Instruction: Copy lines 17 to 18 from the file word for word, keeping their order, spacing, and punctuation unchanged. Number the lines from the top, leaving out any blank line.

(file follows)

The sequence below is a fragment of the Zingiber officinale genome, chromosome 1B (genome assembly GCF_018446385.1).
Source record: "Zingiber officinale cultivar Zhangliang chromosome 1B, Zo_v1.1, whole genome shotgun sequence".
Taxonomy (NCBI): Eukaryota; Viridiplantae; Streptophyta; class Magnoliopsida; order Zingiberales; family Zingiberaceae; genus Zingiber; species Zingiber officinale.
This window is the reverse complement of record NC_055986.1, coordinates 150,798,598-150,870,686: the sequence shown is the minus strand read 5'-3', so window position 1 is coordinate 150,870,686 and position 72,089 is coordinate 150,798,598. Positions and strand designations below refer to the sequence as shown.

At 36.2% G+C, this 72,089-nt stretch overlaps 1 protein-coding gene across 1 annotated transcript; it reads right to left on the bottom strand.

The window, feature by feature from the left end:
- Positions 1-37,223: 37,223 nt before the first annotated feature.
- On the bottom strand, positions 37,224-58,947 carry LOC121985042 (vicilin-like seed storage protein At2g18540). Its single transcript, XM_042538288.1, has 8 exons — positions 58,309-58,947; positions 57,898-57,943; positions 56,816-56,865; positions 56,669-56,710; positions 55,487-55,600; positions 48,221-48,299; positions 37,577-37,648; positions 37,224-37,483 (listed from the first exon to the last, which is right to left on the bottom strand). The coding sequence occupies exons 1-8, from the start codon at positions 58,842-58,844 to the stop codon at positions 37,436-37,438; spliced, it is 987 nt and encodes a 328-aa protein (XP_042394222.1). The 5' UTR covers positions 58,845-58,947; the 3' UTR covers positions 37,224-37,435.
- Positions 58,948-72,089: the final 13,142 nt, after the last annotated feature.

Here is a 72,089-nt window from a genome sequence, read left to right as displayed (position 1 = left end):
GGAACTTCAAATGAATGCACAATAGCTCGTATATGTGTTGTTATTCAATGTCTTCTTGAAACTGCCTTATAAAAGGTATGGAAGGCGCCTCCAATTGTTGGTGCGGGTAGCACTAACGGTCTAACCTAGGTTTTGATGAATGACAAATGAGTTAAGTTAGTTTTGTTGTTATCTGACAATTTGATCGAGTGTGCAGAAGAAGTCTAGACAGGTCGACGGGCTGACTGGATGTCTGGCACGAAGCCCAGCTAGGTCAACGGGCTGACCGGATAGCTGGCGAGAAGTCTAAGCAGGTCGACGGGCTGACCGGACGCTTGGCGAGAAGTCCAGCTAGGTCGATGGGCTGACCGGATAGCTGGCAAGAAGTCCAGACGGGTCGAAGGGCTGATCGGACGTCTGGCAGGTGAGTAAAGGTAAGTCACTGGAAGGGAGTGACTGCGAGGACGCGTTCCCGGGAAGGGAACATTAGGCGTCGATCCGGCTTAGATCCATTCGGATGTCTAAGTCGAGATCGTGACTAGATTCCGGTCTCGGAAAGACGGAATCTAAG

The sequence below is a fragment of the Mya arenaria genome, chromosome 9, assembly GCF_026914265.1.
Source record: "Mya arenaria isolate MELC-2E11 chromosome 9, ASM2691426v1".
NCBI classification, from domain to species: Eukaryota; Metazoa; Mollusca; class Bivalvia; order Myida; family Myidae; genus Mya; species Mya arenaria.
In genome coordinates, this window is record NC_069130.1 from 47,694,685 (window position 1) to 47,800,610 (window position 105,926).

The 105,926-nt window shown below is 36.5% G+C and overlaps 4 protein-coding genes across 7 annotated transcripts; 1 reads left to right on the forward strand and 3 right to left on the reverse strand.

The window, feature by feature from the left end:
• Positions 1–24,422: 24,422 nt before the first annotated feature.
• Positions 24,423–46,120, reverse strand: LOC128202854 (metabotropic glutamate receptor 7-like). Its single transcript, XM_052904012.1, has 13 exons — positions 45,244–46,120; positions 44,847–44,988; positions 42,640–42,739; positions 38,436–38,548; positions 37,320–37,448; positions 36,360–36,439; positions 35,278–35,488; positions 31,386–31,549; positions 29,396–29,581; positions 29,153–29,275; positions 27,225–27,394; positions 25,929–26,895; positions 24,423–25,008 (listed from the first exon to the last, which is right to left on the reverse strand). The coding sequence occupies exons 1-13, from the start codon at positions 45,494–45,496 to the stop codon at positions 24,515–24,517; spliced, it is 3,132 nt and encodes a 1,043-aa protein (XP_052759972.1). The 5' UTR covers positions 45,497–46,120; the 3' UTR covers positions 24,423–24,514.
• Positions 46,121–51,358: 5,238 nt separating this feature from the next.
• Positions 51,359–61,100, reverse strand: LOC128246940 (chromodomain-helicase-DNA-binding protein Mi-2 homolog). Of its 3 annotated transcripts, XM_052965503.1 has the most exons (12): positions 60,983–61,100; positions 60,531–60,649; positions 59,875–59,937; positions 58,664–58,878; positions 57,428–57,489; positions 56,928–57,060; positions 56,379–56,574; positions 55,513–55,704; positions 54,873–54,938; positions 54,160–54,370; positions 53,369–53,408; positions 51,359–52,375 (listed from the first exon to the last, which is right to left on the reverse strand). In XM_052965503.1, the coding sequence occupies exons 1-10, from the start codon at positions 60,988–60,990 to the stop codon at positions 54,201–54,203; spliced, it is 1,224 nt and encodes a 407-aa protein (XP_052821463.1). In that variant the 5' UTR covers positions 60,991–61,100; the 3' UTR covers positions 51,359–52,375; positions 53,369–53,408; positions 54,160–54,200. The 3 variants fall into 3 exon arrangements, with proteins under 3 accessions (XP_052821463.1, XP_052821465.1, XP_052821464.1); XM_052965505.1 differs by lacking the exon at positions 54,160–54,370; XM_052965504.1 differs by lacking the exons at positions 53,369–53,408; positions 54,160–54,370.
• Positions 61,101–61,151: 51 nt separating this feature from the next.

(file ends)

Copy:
The window, feature by feature from the left end:
• Positions 1–24,422: 24,422 nt before the first annotated feature.